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Influence of Large-Scale Remobilisations on Deepwater Reservoir Architecture: An Example from the Britannia Field, North Sea

Teloni, Riccardo; McCaffrey, William D.; Haughton, Peter; Patacci, Marco; Eggenhuisen, Joris T.; Butler, Robert

The interactions between mass failure and turbidite sedimentation are an important cause of deep-water reservoir heterogeneity at multiple scales, affecting both the geometry and connectivity of the producing sandstones. The characterization, quantification, or prediction of such heterogeneities is important for the optimization of oil and gas production. The Aptian deep-water Britannia Sandstone Formation, Outer Witch Ground Graben, UK North Sea hosts the extensively cored Britannia gas-condensate field. During deposition of the lower and middle reservoir zones, large-scale slope failures interrupted the deposition of broadly tabular deposits, with gross isopach variations reflecting compensation of younger deposits into the relict topography left by the mass failure. The immediate aim of this work is to study in detail the interaction between large-scale remobilisation and sand infill. A secondary aim is to characterise the architectural heterogeneity at the system scale induced by episodic slope failure.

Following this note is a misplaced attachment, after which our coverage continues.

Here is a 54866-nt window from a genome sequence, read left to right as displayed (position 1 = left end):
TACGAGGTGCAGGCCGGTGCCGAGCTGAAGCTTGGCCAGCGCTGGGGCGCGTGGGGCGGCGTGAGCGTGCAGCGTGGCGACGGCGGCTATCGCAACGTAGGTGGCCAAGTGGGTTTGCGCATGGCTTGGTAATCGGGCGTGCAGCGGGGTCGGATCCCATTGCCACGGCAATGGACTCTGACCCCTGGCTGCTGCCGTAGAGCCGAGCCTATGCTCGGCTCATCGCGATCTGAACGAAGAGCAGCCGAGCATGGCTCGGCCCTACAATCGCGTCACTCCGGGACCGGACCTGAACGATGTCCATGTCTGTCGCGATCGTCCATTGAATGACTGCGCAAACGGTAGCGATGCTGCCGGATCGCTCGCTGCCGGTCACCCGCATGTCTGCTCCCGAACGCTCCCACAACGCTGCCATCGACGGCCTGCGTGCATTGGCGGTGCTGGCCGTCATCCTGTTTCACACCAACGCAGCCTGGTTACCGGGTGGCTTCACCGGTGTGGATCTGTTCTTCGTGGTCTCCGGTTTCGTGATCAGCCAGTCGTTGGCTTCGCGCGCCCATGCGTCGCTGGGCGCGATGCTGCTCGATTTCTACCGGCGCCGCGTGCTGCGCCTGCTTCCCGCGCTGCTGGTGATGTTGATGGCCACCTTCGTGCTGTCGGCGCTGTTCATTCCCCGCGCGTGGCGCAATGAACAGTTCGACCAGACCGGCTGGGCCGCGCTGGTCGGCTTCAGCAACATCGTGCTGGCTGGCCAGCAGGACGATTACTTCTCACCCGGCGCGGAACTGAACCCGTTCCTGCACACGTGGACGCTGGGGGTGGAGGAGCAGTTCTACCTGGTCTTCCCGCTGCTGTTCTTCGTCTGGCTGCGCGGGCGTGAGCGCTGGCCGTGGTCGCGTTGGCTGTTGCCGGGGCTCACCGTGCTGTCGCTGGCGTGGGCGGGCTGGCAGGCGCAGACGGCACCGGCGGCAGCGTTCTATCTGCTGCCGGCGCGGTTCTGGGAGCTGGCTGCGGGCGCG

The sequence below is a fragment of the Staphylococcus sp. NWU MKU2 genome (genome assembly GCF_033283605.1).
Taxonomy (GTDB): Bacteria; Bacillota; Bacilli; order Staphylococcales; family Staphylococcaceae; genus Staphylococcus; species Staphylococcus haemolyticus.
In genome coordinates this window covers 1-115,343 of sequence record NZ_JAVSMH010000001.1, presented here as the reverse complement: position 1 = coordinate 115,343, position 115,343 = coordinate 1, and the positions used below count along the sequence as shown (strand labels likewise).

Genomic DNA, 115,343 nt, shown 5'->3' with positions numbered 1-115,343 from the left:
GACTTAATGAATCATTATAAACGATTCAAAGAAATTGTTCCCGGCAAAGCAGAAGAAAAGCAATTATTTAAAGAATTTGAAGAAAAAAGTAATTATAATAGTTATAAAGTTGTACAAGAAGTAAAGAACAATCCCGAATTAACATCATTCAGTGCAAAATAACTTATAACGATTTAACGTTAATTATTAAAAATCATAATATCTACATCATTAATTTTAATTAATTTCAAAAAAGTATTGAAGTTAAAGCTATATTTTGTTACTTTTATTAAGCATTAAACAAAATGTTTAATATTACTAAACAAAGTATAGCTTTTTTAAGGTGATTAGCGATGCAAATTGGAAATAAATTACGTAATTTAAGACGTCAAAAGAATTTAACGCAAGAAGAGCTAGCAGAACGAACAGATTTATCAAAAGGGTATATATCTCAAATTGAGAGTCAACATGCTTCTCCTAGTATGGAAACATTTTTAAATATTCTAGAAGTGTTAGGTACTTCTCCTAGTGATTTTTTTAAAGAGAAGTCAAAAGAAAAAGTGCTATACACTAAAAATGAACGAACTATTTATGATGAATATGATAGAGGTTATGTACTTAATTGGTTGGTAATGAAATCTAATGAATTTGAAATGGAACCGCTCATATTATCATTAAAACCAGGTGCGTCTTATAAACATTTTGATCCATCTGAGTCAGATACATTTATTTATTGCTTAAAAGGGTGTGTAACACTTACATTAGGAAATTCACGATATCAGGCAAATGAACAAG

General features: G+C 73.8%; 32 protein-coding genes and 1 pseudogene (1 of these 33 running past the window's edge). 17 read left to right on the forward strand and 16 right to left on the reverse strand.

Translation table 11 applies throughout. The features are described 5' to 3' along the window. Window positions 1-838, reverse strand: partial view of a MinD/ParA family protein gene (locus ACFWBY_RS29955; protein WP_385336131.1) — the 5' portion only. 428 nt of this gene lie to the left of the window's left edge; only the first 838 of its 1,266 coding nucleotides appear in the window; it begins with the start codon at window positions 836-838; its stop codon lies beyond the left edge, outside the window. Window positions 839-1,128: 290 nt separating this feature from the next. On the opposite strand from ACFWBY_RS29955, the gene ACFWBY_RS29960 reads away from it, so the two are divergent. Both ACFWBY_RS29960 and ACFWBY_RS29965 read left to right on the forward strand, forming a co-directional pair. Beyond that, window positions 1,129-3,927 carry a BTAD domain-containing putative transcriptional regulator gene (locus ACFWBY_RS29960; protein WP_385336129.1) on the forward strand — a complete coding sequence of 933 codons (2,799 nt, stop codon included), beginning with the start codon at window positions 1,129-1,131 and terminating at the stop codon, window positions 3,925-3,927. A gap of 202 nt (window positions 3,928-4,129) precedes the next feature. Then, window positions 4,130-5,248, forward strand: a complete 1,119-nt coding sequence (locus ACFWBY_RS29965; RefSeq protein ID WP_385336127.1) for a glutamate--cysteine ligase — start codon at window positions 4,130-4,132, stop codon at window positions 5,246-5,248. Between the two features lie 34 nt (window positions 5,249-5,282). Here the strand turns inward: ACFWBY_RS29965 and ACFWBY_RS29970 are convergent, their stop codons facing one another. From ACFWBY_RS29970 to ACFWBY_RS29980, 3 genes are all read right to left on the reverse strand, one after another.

Mapping of the densely-cored platform area shows that the topography of the sea floor was excavated by large-scale failures that transected and modified pre-failure sand-bodies via incision and substrate deformation. Well mixed debrites, probably sourced from further upslope, partially heal the accommodation space left by large-scale remobilisations. The balance of the accommodation space has been filled by younger turbidite sandstones, characterised by both banded and massive facies, whose variation highlights the change in the nature of the flows influenced by sediment routing patterns through the rugosity of the seafloor.

This study can be combined with earlier work to show that the Britannia stratigraphy is characterised by a series of failure-infill cycles, particularly evident in the lower and the middle reservoir section. The infill deposits can form good reservoir, but have spatially restricted distributions, whereas tabular, post-healing deposits form a framework of through-going carrier beds. The key challenge in the Britannia Field has been to identify key facies for recognising the processes of slope failure, associated debrite emplacement, turbidite sand infill and restoration of locally smooth sediment distribution pathways, in order to characterise the larger scale architectural variability. The insights thus gained are likely generic, and should be applicable elsewhere.


AAPG Search and Discovery Article #90163©2013AAPG 2013 Annual Convention and Exhibition, Pittsburgh, Pennsylvania, May 19-22, 2013